The cause of the incident was the damage of plastic clasps on the hatch door of an F-35B short-drooping stealth fighter. However, as a new fighter, the F-35B-related components carried on the U.S. amphibious warship were pitiful. (The U.S. Marine Corps F-35B had "initial operational capability" at the end of July 2015, but only three amphibious warships, the Hornet, Essex and the United States, were on board at present. It has carried F-35B and has not yet completed a full replacement.
According to the usual practice, the ground crew on the Hornet had to contact the base in the United States to transport a new hatch assembly by air. It took as soon as a week to deliver it, and the freight was very expensive. The crew on board were inspired to think of a new 3-D printer installed on board before the deployment. They quickly downloaded the drawings of the clip from the Internet and printed one directly in 3-D, which could be used directly. This is the first time that the US Marine Corps deployed at sea, using 3D printing parts to solve the problem of aircraft maintenance, not only fast, but also very cost-effective. The Propaganda Department of the U.S. Army certainly can't let such a good opportunity pass, but also specially let the ground crew take a photo in front of the F-35B with spare parts.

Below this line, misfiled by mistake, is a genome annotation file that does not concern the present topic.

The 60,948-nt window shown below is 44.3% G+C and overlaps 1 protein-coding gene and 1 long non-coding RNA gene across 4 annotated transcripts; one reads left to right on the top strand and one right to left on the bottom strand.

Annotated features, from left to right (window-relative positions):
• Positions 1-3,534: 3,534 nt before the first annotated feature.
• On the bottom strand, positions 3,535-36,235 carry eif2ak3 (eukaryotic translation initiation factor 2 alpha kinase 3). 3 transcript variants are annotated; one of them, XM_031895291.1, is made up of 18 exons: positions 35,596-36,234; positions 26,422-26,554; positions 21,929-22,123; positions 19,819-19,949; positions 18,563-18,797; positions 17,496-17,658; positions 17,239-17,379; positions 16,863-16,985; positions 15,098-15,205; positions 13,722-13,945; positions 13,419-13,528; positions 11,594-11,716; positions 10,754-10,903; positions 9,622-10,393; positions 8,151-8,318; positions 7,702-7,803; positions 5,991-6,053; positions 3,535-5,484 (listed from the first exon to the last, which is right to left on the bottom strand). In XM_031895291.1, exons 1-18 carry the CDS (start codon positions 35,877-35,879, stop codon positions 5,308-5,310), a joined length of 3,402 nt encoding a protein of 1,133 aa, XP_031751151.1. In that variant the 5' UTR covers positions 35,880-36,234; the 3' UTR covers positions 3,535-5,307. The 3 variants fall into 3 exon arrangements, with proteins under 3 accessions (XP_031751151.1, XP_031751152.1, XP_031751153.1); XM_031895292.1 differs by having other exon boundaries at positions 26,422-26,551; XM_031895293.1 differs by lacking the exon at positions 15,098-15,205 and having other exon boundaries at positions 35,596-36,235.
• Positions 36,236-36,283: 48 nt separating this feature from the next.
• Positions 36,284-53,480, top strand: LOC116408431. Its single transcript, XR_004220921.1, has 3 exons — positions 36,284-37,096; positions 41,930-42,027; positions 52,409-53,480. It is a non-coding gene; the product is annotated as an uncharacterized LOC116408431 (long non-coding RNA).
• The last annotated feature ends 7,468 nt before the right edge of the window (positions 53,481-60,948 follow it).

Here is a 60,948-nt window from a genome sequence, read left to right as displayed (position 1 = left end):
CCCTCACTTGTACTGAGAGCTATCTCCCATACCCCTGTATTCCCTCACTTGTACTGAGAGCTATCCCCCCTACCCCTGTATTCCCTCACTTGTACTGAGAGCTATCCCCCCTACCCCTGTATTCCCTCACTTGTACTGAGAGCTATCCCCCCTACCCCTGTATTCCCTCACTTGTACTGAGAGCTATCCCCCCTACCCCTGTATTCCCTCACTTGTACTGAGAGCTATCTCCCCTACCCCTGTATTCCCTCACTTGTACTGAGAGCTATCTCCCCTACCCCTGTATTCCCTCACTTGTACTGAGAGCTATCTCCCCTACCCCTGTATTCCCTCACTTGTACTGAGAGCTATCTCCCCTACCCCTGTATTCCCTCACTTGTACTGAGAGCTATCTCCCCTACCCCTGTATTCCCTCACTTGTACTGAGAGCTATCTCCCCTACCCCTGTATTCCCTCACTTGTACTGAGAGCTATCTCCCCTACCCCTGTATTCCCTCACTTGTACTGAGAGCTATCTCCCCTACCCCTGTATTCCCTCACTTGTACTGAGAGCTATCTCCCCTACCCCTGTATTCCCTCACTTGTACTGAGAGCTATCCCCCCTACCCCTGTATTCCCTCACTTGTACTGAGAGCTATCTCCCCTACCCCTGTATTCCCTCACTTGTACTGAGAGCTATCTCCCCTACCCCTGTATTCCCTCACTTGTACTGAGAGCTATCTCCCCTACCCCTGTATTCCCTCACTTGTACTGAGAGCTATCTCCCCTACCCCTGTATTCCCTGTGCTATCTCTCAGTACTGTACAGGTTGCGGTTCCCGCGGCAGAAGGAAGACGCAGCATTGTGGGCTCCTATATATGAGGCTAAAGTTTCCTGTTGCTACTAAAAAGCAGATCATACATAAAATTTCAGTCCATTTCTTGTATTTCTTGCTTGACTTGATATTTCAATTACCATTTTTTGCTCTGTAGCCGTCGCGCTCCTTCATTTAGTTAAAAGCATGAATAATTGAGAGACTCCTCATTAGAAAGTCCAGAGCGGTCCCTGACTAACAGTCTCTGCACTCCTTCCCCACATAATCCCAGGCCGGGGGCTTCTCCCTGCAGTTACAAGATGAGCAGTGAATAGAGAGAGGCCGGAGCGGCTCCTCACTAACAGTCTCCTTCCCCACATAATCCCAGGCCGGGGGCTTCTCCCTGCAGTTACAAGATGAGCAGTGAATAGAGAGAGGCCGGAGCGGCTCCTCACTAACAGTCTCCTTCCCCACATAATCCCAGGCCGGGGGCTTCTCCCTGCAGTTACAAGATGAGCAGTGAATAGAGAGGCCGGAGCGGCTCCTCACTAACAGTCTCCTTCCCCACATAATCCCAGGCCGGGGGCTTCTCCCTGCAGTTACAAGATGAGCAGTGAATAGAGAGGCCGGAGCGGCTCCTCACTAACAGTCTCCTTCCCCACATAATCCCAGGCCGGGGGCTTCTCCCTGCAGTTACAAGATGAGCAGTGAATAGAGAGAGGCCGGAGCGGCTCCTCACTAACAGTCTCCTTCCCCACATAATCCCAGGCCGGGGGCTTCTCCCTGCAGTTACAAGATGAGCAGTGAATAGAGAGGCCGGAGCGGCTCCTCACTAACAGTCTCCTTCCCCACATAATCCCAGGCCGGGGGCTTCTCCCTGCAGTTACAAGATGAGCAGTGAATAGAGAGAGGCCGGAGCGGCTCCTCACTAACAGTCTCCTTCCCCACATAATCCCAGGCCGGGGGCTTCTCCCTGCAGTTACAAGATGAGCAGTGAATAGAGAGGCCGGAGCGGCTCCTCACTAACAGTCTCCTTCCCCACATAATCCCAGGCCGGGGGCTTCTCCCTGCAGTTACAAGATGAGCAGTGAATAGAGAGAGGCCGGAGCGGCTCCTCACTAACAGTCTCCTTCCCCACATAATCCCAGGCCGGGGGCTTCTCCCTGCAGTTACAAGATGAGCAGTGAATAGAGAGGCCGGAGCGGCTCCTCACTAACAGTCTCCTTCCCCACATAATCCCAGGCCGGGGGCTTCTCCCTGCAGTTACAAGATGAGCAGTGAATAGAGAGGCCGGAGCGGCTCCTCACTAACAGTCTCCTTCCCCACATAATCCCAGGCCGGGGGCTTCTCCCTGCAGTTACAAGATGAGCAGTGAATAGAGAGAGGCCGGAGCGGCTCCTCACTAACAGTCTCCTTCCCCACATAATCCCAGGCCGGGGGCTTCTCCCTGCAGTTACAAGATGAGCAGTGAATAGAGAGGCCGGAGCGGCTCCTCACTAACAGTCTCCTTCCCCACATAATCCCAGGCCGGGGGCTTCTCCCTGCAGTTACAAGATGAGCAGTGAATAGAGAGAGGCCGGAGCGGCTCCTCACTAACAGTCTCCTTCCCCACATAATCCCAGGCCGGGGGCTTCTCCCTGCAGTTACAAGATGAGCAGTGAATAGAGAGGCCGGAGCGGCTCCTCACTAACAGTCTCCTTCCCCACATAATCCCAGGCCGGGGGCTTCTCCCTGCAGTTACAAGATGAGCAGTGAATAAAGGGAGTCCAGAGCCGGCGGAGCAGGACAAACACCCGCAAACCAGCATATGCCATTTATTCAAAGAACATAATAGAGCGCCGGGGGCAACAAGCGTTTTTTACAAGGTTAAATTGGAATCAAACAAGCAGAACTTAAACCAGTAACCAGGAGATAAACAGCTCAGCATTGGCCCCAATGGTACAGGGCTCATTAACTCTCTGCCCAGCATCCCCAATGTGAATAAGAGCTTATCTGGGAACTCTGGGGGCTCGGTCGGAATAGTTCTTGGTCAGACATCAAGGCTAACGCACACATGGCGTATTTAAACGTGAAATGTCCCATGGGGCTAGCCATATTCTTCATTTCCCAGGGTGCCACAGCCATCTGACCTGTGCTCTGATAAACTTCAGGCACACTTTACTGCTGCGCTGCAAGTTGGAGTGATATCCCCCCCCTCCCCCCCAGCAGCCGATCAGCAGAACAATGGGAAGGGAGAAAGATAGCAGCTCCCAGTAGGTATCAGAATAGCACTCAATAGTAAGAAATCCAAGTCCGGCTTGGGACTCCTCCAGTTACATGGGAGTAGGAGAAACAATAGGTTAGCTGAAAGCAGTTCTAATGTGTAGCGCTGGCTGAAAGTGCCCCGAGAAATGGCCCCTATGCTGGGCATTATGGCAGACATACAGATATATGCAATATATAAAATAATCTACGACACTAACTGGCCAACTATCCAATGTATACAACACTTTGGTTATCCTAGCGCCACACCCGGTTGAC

US Marine Corps ground crew displayed F-35B hatch parts printed with Chinese 3D printers.
But it is unexpected that although US military propaganda personnel blurred the details of 3D printers when they released photos, they still could not escape the sharp-eyed Chinese netizens. After careful comparison, they found that the 3D printers used by the US army were actually high-precision dual-nozzle 3D printers produced by a Chinese Zhejiang enterprise called "Dreamer", and the online purchase price. Only 6,000 yuan, and support for 16 language operations, was originally a rare military propaganda opportunity for the U.S. Army. As a result, it turned into an advertising campaign for Chinese 3D printers. The truth is really astonishing.